No claim on Angolan land
The traditional authority has frowned upon reports suggesting that it wants to claim some parts of southern Angola.
17 March 2017 | Local News
Oukwanyama runs through some parts of Angola including Oihole in the Cunene Province, where the late King Mandume Ndemufayo resided and where he was laid to rest.
Hadino Hishongwa, the deputy chairperson of the Oukwanyama Traditional Authority and senior advisor to the queen, Martha Mwadinomho waKristian yaNelumbu, issued a letter of response last week.
“We were left hurt as these rumours were unfounded and we are wondering why these rumours are always created about our community; additionally, this victimisation of our community has simply been too much to bear over these many years since independence,” the letter reads.
President Hage Geingob also publicly condemned the reports from an unnamed source during the Mandume ya Ndemufayo Centenary Commemorations at the Oukwanyama Royal Palace at Omhedi on 4 February this year.
He told Namibians dreaming of claiming a part of the Angolan territory as their own to stop the notion immediately.
Geingob noted that Africans should not start claiming the territories of fellow African states by using ancestral boundaries as justification.
Hishongwa noted that the Oukwanyama community would like to live in good relations, peace and harmony with other communities in Namibia as well as the Angolan community, who have helped the country achieve its independence which is currently being enjoyed, and thus have no mean intentions.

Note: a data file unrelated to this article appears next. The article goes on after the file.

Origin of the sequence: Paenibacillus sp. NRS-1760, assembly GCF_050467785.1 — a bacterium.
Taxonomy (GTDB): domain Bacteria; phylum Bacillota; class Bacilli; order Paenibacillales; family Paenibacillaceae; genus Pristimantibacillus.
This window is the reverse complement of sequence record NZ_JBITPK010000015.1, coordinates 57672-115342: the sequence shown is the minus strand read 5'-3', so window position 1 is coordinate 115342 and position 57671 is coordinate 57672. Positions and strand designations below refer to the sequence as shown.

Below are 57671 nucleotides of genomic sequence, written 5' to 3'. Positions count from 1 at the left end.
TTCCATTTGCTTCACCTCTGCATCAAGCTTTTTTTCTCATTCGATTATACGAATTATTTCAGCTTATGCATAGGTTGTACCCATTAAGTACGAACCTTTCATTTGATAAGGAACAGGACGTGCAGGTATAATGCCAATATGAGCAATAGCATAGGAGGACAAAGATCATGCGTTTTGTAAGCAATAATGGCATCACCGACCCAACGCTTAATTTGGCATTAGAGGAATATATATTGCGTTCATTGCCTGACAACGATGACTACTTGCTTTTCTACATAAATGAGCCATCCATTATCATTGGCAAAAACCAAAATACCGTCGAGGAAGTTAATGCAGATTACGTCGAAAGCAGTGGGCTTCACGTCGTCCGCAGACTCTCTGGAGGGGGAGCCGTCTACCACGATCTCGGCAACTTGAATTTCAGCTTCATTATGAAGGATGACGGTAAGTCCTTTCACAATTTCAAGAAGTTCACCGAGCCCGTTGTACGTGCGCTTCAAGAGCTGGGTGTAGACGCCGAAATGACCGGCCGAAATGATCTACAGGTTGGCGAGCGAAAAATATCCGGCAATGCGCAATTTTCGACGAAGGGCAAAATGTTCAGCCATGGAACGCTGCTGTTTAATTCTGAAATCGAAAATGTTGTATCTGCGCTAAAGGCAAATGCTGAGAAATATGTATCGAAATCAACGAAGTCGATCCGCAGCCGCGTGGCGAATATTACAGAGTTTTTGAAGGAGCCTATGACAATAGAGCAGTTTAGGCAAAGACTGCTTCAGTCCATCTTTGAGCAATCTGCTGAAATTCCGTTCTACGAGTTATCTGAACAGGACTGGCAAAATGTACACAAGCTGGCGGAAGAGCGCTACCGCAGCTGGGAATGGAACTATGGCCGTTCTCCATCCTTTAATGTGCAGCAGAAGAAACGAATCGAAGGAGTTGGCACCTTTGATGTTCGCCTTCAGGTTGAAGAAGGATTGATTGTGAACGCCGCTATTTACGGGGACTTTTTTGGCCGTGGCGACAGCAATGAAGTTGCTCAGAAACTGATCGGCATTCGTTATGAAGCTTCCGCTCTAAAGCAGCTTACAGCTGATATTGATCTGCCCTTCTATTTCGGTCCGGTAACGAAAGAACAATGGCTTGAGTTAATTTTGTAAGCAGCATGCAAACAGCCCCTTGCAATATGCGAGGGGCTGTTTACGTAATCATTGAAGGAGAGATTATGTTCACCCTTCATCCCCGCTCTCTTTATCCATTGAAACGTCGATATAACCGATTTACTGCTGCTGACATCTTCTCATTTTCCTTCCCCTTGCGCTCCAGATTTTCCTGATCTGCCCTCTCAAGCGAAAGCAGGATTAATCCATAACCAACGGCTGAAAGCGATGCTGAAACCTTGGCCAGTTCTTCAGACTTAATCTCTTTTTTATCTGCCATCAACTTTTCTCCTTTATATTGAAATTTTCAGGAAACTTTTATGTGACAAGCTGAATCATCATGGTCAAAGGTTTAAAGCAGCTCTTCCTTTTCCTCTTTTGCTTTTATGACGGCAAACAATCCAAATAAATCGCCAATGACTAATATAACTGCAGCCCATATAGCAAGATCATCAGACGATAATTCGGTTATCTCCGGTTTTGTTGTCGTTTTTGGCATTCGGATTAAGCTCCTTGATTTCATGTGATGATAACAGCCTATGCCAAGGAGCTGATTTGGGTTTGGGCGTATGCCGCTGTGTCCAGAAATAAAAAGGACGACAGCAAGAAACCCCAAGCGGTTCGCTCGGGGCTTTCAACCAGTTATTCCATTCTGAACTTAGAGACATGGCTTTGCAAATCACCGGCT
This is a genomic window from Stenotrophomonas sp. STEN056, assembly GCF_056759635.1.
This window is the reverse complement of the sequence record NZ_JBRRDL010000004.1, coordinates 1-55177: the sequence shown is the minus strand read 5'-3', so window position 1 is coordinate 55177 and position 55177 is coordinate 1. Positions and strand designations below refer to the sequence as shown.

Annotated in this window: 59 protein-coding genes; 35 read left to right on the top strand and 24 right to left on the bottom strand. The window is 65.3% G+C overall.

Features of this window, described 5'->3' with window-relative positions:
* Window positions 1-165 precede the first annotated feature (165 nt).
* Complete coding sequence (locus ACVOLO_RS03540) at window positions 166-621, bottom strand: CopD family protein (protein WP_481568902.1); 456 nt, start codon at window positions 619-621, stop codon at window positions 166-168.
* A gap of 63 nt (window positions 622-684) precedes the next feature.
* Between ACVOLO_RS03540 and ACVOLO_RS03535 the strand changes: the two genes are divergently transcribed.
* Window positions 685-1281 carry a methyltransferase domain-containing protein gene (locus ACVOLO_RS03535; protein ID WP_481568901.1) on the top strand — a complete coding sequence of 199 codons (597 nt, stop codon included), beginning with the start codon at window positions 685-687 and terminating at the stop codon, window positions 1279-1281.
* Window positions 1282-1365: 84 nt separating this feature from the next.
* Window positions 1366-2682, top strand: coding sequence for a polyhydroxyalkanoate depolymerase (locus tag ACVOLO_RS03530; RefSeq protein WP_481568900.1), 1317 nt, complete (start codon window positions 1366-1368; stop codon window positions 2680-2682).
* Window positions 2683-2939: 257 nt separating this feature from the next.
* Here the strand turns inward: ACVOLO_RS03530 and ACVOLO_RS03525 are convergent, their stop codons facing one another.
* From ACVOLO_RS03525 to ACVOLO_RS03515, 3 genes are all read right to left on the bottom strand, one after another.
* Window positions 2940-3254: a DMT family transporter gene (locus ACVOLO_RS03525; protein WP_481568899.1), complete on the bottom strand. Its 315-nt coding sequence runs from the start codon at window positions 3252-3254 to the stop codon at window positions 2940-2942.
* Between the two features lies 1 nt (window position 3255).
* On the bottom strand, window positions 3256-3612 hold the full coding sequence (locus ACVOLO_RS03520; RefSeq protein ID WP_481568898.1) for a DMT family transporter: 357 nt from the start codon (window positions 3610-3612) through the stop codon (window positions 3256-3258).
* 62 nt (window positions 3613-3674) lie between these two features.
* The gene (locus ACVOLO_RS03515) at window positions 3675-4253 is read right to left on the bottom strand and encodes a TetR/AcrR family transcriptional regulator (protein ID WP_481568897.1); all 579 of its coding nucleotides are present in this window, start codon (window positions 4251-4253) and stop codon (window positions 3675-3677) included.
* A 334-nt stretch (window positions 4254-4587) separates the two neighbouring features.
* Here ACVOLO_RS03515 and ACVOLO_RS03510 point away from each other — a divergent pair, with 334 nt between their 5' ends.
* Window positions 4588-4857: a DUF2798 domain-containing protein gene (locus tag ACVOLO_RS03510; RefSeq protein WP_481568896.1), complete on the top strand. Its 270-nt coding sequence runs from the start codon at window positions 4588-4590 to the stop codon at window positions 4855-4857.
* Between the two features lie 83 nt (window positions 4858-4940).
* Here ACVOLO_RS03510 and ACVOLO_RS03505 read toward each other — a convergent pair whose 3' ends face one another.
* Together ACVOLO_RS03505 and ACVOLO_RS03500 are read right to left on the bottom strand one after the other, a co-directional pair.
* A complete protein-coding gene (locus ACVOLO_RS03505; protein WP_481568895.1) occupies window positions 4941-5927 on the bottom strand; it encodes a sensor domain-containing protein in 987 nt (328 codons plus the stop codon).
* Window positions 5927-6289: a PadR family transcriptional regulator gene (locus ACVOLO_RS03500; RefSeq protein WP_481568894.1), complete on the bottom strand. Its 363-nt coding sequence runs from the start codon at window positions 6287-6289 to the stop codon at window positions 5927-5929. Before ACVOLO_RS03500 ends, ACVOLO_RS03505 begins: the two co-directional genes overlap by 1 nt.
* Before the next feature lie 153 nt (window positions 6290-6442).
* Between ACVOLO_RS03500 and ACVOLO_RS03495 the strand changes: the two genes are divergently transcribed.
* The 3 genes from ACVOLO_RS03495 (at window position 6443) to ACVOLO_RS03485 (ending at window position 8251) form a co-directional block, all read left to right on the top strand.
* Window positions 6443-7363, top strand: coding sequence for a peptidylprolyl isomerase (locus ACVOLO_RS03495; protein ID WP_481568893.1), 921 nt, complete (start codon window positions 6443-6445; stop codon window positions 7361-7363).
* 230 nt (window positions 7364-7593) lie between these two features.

“We believe in respect and the recognised international borders, which were made by the then Organisation of African Unity (OAU), now known as African Unity (AU), and the United Nations but this does not prevent us from having our cultural, traditional and customary bonds and the development our common language in the two neighbouring sister countries,” the document states.
Hishongwa classified the rumours as a tribal act, stating that the body spreading the rumour is trying to tarnish the community's image and wants to damage the relationship between the traditional authority and the head of state.
“None the less, just like government is unable to control all of its citizens, we as a traditional authority do not have full control over each individual's thoughts or our community members, and we do not know what such individual's personal views are,” he said.
Hishongwa assured Geingob that they firmly support his leadership.